Number one for English language teachers

Word of the week: Lush

Type: Reference material

Got a lush garden or, better still, a lush gardener? Tim Bowen takes a look at this simply luscious Word of the week.

The origin of lush is uncertain although it may be related to luscious, meaning both ‘very attractive’ and ‘delicious’. Lush itself has several meanings. The first usually refers to vegetation. A lush plant is one that is very green and healthy, while lush can also be used to describe places where such plants grow in abundance - lush gardens, a lush park.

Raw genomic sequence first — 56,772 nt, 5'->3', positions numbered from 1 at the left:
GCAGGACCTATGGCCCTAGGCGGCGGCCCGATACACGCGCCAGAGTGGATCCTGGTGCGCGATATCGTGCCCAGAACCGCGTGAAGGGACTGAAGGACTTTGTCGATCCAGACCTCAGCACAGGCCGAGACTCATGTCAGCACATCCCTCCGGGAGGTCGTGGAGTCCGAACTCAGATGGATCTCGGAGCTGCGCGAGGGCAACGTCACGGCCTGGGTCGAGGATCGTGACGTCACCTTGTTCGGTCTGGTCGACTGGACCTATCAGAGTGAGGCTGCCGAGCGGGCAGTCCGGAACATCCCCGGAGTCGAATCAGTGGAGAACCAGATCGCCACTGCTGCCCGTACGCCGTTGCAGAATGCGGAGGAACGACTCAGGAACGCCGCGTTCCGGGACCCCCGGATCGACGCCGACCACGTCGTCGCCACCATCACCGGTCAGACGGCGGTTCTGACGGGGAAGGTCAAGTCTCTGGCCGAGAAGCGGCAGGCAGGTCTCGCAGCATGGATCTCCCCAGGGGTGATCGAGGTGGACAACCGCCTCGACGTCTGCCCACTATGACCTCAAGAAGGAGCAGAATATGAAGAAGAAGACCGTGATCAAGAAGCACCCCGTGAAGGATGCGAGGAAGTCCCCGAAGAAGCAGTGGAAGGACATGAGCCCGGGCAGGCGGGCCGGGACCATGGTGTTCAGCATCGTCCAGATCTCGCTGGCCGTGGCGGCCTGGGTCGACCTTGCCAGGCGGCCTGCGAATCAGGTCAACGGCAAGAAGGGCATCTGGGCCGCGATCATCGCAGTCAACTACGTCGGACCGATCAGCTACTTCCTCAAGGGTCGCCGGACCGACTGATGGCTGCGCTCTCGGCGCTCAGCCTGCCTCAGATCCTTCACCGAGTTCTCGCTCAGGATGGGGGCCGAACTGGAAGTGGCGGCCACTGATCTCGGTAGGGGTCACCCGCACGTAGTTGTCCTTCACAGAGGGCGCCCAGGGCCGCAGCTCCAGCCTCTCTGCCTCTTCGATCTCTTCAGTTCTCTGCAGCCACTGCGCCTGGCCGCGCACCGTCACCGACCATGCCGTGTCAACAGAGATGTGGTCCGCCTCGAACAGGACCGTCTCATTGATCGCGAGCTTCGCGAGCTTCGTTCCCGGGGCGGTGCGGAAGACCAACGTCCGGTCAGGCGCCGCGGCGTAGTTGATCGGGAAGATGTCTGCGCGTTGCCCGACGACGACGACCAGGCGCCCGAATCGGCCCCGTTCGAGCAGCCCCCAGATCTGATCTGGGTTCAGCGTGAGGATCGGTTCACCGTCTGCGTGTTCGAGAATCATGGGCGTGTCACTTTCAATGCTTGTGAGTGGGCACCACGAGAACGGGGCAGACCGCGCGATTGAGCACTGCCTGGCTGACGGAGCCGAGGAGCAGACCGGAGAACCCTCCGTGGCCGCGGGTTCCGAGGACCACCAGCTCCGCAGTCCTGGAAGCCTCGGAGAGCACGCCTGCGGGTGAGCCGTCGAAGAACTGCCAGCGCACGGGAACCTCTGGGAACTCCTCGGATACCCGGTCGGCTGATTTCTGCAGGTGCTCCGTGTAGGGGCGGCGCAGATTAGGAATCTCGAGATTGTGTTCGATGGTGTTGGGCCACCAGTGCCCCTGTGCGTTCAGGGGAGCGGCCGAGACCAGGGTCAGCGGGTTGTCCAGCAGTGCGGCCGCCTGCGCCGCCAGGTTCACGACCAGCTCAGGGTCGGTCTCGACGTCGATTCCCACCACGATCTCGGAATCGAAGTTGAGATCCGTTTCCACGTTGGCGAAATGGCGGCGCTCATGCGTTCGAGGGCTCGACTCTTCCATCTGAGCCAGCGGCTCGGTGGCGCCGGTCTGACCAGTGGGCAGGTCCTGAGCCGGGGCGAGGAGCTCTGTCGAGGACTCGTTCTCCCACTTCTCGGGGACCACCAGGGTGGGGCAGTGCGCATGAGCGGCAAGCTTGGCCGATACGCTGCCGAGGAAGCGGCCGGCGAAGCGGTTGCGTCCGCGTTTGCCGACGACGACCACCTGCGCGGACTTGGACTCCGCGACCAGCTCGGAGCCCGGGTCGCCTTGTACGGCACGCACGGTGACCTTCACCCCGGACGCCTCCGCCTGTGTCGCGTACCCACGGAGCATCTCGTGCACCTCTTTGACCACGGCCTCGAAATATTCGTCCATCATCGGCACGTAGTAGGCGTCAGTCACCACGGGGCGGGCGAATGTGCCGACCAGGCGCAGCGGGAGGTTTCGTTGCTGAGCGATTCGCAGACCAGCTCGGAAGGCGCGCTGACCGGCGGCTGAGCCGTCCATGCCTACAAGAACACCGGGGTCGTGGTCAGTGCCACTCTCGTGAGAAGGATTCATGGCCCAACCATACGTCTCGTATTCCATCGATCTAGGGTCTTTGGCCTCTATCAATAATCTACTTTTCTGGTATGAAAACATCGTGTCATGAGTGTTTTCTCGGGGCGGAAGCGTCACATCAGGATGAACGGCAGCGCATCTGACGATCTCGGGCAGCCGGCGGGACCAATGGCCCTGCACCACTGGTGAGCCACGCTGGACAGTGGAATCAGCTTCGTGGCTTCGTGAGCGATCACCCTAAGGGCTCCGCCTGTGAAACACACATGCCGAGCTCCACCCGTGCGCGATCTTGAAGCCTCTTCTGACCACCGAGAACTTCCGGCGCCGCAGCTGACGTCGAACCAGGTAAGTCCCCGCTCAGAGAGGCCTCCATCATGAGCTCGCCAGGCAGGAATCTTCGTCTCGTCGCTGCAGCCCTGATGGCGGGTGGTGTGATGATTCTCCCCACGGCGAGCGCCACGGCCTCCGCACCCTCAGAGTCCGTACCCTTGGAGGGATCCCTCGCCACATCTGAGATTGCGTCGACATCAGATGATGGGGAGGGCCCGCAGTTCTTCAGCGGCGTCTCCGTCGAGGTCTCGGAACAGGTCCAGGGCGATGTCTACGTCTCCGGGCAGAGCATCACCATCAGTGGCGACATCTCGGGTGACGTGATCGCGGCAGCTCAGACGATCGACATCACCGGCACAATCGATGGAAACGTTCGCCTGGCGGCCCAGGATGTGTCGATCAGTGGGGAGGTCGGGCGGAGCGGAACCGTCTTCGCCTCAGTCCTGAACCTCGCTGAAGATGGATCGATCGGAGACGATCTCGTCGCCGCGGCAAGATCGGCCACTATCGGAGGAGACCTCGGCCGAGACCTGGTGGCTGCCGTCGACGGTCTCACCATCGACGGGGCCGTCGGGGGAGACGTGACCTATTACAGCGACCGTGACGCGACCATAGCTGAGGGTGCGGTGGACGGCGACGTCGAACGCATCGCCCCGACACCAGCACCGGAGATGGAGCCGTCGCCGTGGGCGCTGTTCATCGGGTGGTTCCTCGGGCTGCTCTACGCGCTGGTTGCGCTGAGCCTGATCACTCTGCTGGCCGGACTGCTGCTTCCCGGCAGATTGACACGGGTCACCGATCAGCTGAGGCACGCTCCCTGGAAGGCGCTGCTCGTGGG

The word can also apply to a singing voice, as in ‘I was impressed by the lead singer’s lush vocals’ and ‘the movie has a really lush score’, meaning extremely pleasant to listen to. Perhaps as an alternative to plush (meaning ‘expensive, attractive and comfortable’), lush can also be applied to places such as hotels, restaurants and other accommodation, as in a lush five-star hotel. This meaning could give rise to some misunderstandings as in American English lush can also be used as a synonym for ‘drunkard’, as in ‘Peter’s a bit of a lush. He drinks a couple of bottles of wine with his lunch’. Finally, in informal use, lush can also mean ‘sexually attractive’, as in ‘the lush-lipped actress’. 

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